The habit of burying meat, so common among dogs, has been the subject of speculation, and two theories have been advanced in explanation. One is, that they do it to ripen it and render it more digestible - possibly, also, that it may acquire a richer flavor. Yet dogs often bury meat that is literally putrid, and the other theory seems the most plausible - that so great is their fondness for this food they will eat it in any form, and, like all animals of the same family, store away and conceal if possible for the future what remains after their appetites have been satisfied or their jaws have tired from gnawing.
The reader will do well to accept this solution of the problem, for otherwise he might assume that meat even in advanced stages of decomposition would be good enough and not impossibly preferable for his dogs. He may accept as a fact that all tainted meat is poisonous, although it is less so to dogs than to men because of their greater powers of resistance. In fact a quantity of food poison that would kill a man might not have any appreciable effect upon his dog. But notwithstanding this there are limits, and of course no one knows where they are placed; consequently the wisest and safest plan to pursue is to feed dogs on foods that are above suspicion.
It is well to add that of all animal foods none undergo poisonous changes as quickly as liver, and when but slightly tainted it is extremely likely to cause severe diarrhoea.
It is evidently a part of the plan of Nature that a relation should exist between the general character of an animal and its food, and in keeping with this flesh-eaters are in general bolder and more combative than the vegetable-eaters upon which they prey. The same relation also appears in animals that subsist on a mixed diet, and man affords one of the best illustrations of it. Assuming that he has been living on a diet in which the proportions of these foods are about three parts vegetables to one of meat, now let him increase the quantity of meat and lessen that of vegetables, and the chances are many that if of a refined and easy-going, well-balanced nature he will before many weeks show some gross qualities and become more or less peevish and exacting. And returning again to his original diet his good-natured disposition will be restored.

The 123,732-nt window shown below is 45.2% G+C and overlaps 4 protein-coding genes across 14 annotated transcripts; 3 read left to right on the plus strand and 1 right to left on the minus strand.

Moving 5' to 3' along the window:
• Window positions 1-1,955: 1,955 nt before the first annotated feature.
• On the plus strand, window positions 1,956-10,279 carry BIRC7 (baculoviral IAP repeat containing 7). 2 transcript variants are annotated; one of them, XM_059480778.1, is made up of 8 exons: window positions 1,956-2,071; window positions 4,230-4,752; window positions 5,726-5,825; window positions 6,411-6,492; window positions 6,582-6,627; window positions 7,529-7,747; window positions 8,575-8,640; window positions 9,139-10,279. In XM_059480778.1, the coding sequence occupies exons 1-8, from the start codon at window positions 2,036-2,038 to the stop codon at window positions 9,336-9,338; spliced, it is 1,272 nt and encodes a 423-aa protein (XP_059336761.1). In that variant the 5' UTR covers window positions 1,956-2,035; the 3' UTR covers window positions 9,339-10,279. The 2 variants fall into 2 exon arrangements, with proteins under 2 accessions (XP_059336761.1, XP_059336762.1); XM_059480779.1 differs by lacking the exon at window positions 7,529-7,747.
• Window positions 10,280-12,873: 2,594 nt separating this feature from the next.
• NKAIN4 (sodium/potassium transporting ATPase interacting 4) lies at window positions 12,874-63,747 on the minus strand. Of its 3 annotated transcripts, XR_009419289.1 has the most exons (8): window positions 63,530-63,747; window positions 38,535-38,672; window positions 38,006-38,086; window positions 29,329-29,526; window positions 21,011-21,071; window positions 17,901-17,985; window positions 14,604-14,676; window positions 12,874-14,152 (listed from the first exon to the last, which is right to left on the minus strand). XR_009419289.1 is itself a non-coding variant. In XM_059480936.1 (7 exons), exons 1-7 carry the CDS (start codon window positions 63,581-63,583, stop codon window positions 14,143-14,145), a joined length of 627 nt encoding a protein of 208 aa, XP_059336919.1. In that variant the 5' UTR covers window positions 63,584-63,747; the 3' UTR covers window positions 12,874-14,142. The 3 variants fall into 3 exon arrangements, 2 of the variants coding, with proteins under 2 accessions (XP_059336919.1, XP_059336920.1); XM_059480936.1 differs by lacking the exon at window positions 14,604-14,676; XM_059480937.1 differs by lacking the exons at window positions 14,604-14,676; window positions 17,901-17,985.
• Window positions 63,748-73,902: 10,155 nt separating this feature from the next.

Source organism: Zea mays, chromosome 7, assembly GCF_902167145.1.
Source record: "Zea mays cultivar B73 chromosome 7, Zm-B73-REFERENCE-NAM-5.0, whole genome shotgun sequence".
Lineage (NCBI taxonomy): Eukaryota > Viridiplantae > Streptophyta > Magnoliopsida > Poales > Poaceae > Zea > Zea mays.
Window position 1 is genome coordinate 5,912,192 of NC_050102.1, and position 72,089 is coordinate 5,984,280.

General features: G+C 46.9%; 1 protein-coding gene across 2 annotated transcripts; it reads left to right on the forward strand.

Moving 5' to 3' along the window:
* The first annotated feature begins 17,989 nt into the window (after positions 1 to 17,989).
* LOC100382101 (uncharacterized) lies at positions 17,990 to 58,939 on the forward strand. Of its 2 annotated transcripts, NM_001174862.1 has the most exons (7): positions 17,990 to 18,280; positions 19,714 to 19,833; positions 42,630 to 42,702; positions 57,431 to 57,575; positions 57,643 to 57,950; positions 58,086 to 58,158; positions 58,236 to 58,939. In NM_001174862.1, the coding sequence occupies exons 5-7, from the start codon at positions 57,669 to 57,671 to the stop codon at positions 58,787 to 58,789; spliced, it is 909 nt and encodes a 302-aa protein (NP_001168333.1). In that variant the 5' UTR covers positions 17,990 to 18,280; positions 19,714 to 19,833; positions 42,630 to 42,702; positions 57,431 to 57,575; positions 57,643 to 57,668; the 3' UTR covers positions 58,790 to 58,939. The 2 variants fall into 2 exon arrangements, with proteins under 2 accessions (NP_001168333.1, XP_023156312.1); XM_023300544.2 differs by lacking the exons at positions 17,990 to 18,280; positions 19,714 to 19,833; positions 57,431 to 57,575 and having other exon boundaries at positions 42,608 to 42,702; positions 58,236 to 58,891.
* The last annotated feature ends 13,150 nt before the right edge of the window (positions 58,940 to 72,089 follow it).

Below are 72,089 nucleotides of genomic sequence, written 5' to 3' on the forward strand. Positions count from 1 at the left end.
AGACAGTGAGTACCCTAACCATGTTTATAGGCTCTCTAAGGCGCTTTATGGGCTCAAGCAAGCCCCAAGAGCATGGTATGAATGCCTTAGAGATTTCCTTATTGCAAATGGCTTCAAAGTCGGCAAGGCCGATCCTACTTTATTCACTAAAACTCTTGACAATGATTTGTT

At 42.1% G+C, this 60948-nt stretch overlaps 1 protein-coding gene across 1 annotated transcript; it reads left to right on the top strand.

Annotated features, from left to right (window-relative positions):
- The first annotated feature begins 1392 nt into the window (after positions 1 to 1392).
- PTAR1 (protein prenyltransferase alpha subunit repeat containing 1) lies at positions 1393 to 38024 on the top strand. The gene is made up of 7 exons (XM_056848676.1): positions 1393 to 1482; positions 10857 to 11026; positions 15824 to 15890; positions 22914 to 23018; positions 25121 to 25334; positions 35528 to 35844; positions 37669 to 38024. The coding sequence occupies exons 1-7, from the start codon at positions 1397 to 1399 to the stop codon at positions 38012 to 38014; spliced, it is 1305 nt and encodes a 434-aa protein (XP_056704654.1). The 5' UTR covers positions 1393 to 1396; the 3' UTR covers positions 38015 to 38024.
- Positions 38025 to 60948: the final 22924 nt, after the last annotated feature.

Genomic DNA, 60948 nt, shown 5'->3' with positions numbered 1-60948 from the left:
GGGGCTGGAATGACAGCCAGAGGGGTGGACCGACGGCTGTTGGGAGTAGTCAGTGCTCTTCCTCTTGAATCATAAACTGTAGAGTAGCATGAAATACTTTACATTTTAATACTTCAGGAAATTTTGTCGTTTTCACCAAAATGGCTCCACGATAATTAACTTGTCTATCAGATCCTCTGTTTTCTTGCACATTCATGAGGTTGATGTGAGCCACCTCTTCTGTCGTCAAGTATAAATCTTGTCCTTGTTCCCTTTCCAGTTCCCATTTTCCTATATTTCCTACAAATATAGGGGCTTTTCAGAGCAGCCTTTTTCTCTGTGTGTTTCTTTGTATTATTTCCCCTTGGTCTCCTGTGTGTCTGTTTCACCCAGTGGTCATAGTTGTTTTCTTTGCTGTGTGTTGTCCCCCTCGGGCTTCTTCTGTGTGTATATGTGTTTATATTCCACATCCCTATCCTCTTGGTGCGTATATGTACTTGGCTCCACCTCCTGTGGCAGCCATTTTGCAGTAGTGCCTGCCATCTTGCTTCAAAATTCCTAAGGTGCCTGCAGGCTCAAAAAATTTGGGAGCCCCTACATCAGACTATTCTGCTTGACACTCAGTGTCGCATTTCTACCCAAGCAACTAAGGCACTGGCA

The same relation and about the same degree of intimacy exists in dogs, and one quiet and gentle while being fed largely on vegetables will more than likely become a little bolder and perhaps be less good-natured towards strangers. And in this case, as in the other, the animal food acts as a stimulant and arouses the natural ferocity, which although evidences of it may under ordinary conditions be wanting yet exists in every flesh-eating animal.
However, this action of meat upon dogs is not sufficiently intense to make it worthy of consideration; and where they have become savage under its generous use, were the truth known it would doubtless appear that in nearly all cases they had been much kept on the chain at the time, and the perversion of nature was due far more to the restraint than to the diet. In a word, treat a dog humanely, and his diet, no matter how generous the proportion of meat, will very seldom injure his nature.